this has been mentioned in thought leader, and i'm going to give a bit of advice stemming from this article. if you are flying into joburg and fall foul of this, they will deport you. instead of letting them deport you back to the country from whence you came, ask to be deported to swaziland, which doesn't have this rule. if you're a first-worlder, there's probably an embassy for your country in swaziland, so you can quick get some extra pages. if you're not a first-worlder, then you may have to stay in swaziland for a few days until your passport can be replaced in pretoria. depending on the country, it's very likely that you might miss the matches for which you have tickets. it may be a good idea to consult your embassy before embarking. oddly enough, he very presciently says "i wonder if they're going to say anything about this for the world cup"... and if you look closely, the blog entry was written in 2008.

also, in the comments section of that thought leader entry, i've mentioned some really crappy experiences that i've had at the hands of immigration officials. [you should be able to spot it fairly easily.]

but it was worth a chuckle. and even a black-belt traveller like lance hints at the phallic nature of the passport control officials in this situation.

08 March 2010

mario balotelli

okay, i'm a bit fucked off at this guy. for those who don't know who he is, he plays for inter. he's turned down a chance to play for ghana [his birth parents are ghanaian] and he's holding out for italy, which, for many reasons, probably won't happen.

if it doesn't happen for the world cup, group f in the world cup will be the only group with no black players. [there's an off chance that someone might make the team in paraguay, but it's unlikely.] maybe someone will read this and marcello lippi will have a change of heart. however, this isn't a plea for lippi to include balotelli; quite the opposite, actually. the shameful way in which he's treated his birth parents should be a good enough reason that he should wait until brazil 2014, at least, to play in a world cup.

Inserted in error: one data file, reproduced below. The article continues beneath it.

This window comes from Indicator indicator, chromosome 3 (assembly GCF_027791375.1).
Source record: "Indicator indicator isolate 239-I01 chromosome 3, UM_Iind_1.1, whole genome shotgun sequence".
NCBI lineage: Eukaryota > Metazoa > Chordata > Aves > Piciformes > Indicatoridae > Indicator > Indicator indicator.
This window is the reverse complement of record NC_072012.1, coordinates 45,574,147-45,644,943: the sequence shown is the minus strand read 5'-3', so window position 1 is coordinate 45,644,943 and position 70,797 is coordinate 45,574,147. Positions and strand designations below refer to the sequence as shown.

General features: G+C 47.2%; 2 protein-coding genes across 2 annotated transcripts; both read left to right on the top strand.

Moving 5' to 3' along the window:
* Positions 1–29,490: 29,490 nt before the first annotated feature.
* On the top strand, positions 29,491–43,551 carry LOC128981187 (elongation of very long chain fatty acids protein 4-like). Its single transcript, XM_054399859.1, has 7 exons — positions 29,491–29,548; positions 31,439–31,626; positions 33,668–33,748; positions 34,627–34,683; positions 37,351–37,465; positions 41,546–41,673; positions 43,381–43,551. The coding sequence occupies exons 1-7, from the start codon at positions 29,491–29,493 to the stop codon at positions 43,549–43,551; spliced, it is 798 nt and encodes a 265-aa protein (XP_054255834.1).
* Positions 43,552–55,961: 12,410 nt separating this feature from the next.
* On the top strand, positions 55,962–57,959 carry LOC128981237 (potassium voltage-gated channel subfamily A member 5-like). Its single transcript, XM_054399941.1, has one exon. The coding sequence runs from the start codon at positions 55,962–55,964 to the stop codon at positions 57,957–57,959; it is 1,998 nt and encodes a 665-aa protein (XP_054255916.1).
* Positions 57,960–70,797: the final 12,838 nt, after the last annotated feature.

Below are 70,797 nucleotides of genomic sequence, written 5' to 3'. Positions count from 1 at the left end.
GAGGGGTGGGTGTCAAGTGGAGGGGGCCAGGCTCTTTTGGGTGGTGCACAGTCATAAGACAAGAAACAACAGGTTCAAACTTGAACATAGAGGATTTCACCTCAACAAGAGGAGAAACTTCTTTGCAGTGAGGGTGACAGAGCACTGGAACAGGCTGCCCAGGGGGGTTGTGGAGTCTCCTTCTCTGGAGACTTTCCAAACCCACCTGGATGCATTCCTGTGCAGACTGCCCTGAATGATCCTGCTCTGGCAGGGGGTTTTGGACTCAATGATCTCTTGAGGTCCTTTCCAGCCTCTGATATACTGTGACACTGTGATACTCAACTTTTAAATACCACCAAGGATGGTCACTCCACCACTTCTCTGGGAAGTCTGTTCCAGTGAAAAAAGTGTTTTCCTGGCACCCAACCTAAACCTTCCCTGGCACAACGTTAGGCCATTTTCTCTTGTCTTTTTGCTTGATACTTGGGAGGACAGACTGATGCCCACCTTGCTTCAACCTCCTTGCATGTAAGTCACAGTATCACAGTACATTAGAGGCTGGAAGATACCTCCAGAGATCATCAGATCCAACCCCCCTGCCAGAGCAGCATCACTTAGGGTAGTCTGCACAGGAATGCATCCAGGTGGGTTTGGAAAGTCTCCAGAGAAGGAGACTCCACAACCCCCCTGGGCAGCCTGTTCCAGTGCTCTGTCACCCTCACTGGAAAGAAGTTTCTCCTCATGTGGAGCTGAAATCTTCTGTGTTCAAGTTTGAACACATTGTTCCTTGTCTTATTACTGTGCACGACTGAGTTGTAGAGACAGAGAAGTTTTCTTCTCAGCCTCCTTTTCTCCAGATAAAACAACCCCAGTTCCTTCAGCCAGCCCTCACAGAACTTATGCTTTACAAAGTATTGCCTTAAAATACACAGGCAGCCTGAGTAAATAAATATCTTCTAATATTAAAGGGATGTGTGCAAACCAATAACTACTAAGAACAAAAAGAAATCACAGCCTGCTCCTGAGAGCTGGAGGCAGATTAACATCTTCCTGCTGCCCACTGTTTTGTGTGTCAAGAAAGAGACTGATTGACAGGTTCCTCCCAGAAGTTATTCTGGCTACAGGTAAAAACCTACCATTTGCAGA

see, his birth parents left him to live with other people when he was two. in not-western_europe, this is fairly common practice: you leave your kid with other people if you don't think you can take care of them, and they raise him until such point you can take them back. or, if you can't take them back, you at least see them to check in occasionally -- and the checking in goes both ways, actually.

balotelli feels that his birth parents are only after him for his money. this is a touchy one. can't people just be proud? back when i was in the semi-public eye, various relatives of mine who i never knew were saying "yes, he's one of us, even though his mother took him and disappeared and we only saw him maybe once a year, if that, until he was out of high school."

but see, my mother was really big on the restavek thing [restavek is what this system is called in haiti, from "rester avec" meaning, literally "to stay with"]. there were other random children in my house when i was a kid. i thought it was normal. my parents could provide the right atmosphere, so why not?